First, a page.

You might be seeing dollar signs as you envision your invention heading to market. What you likely aren't thinking is just how costly the process can be.
Most inventors underestimate the costs in taking an invention to market, say the experts. Just the patent application process alone can cost as much as $15,000 in attorney's fees, says Ryan N. Carter, an Iowa patent attorney who writes and speaks about intellectual property issues. Patent applications involving software, chemicals or pharmaceuticals can reach $20,000 in legal fees.
Savvy inventors know there are a number of resources available that can trim the costs of bringing an invention to fruition, whether it's in the patent process, in conducting feasibility studies or in educating yourself about the process. Here's where you can find help:
The U.S. Patent and Trademark Office offers online access to patent files. Your search won't replace an extensive search by an intellectual properties attorney, says Carter. But it's a smart way to cut costs. "Lots of people have patented things they've never marketed. Just because you don't see something on store shelves doesn't mean there's not a patent. You can do a quick search of the files and find the exact thing you were developing,'' Carter says. If you search, you can print out patents similar to your idea and bring those to the attention of the attorney. "Doing a quick search is a good place to start,'' he says. "It can cut down on running around and legal fees later." The Patent and Trademark Office also offers basic tips for first-time inventors.
The U.S. Small Business Administration offers a free online tool that helps assess whether you're ready to start a business, useful for inventors who plan to market their invention themselves. Also on the web site are tutorials related to running a small business.
It's sometimes possible to find assistance through a local bar association, says New York City patent attorney Ian R. Blum. For instance, the Association of the Bar of New York City offers the Neighborhood Entrepreneur Law Project, which provides pro bono legal counsel for low-income, micro-entrepreneurs in New York City.
Colleges and Universities
Most business schools run classes where students are required to analyze the marketability of new products, points out Carter. "You can find grad students who will do an analysis for free,'' Carter says. Partnerships between local small businesses and academia are quite common these days. Programs can range from one-time seminars, where entrepreneurs receive quick help and advice, to extensive ongoing support that includes the marketing analysis, web site development and even advertising design. At the University of Puget Sound in Washington state, you might even find help creating a prototype.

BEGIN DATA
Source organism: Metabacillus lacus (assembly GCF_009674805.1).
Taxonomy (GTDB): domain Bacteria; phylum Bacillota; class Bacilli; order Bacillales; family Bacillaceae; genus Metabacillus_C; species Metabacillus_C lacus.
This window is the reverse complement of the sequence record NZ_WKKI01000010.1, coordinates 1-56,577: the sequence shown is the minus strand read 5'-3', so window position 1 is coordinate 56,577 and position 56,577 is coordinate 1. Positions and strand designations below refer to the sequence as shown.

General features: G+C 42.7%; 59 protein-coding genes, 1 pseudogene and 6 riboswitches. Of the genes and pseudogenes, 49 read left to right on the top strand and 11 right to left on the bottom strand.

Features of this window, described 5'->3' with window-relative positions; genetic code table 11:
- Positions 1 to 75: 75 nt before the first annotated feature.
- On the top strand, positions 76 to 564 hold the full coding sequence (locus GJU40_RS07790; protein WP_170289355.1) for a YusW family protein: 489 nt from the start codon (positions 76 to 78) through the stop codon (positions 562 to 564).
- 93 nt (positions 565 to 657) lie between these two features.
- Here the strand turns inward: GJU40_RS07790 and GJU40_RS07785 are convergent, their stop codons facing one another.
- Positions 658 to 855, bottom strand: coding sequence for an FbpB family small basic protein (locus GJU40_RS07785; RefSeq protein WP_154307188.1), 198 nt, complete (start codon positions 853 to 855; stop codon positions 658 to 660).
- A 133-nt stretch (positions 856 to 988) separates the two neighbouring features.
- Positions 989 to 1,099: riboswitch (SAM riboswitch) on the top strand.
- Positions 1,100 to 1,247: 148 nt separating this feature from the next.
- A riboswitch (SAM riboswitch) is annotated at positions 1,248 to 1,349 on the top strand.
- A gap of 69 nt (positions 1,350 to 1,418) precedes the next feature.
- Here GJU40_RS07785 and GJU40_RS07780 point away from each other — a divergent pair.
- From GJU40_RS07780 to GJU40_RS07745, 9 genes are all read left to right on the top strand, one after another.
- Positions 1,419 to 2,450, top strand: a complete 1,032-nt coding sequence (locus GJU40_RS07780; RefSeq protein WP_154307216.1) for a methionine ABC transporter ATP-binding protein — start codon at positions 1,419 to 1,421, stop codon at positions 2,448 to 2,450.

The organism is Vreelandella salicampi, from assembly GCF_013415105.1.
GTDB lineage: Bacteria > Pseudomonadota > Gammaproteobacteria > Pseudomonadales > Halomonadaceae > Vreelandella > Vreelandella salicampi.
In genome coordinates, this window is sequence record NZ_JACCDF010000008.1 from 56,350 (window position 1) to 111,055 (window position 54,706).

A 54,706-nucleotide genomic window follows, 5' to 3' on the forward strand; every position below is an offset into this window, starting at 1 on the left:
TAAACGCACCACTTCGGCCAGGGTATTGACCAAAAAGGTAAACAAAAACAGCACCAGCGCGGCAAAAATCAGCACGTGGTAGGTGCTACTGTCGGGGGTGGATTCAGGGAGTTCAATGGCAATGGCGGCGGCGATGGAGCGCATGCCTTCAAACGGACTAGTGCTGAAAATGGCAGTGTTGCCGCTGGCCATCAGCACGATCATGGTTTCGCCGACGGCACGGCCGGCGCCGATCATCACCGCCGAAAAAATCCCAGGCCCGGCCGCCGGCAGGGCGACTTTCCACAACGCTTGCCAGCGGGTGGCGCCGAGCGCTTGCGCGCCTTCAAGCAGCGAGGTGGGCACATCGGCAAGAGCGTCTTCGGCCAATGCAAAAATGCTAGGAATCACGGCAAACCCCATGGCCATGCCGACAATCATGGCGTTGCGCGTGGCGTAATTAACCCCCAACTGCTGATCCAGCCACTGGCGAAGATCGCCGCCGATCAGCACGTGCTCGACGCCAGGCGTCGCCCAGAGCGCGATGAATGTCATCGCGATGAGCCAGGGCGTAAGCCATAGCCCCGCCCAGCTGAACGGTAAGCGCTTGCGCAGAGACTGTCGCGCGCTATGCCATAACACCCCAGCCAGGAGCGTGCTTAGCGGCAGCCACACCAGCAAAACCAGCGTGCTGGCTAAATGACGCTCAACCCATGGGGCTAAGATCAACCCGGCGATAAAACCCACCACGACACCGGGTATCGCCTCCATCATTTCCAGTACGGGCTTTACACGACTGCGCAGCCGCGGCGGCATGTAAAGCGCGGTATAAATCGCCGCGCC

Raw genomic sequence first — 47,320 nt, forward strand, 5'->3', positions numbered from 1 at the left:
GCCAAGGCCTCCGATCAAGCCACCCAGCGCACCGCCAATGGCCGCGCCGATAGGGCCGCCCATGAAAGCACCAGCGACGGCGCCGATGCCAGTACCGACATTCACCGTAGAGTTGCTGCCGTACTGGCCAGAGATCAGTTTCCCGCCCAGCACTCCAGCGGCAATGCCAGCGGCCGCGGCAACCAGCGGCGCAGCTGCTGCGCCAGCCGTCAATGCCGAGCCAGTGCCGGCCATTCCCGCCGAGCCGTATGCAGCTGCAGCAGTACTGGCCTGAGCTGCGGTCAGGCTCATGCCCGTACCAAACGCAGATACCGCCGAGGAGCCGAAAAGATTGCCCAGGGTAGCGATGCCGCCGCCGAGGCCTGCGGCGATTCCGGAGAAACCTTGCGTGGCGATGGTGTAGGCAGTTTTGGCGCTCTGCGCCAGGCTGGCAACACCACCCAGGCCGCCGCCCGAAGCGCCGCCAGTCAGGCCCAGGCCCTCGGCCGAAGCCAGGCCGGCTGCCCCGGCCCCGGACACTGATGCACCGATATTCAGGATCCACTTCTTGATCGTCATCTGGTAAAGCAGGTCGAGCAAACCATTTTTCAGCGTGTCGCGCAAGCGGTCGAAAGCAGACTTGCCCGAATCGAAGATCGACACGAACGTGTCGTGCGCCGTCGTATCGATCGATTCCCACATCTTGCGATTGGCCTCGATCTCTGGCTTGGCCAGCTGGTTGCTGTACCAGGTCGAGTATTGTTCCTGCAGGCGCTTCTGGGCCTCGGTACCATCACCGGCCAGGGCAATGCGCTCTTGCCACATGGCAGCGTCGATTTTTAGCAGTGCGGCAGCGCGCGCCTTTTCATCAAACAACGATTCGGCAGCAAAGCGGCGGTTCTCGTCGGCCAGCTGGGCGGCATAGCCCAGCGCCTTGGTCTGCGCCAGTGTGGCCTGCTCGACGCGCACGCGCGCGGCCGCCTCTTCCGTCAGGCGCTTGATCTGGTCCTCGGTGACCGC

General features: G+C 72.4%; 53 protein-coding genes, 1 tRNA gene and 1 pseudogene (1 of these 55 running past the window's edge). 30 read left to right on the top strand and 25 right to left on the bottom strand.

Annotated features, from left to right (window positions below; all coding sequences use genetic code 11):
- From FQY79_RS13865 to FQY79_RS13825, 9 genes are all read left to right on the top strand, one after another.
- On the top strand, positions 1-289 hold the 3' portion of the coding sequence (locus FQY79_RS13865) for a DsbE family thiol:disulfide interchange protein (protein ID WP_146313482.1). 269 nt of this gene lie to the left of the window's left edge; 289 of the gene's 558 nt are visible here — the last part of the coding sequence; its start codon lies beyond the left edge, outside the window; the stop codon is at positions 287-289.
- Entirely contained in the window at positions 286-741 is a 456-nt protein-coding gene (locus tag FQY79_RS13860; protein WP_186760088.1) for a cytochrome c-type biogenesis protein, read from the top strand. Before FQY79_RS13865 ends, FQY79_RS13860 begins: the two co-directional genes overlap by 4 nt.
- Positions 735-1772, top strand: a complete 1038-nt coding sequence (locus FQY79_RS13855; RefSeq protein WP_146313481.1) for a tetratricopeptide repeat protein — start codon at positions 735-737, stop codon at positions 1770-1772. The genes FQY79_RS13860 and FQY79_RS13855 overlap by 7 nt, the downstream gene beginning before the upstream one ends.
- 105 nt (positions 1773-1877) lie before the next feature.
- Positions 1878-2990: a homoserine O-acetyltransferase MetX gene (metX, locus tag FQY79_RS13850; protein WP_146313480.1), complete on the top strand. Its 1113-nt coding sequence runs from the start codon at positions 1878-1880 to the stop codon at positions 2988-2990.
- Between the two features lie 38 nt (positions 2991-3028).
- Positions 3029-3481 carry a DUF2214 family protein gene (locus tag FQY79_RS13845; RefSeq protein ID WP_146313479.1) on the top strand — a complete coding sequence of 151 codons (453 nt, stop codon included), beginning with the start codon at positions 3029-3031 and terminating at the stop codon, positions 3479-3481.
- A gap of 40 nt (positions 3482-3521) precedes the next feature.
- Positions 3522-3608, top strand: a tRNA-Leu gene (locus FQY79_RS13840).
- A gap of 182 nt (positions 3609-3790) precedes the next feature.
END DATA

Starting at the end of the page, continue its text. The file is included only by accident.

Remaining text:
It's worth checking with local colleges and universities to ask about programs; entrepreneurial centers and classes have exploded in popularity in the last decade. You'll want to ask whether the students sign non-disclosure agreements to protect your intellectual property. Although the help may be free or low-cost, you may need to adjust your time frame to an academic timetable or you may need to agree to meet on a regular basis with student teams.
And in some cases, it might be worth enrolling in class yourself. A number of universities offer assistance, sometimes financial, for student entrepreneurs developing inventions and ideas.
For a nominal fee, you can access a United Inventors Association video series on bringing your invention to market. Join for $99 a year, and you can view the videos as an independent inventor planning to license your invention. If you're the entrepreneurial type who plans to bring your invention to market yourself, you pay $199 a year and view additional videos. The group also offers "Ask a Pro" message boards.
Also, quite frequently local inventors' associations, such as the Texas Inventors' Association, can serve as an invaluable resource. Talking to inventors who have already gone through the process can help prevent costly mistakes, saving you time and money. It's also a way to establish contacts with patent attorneys and licensing experts.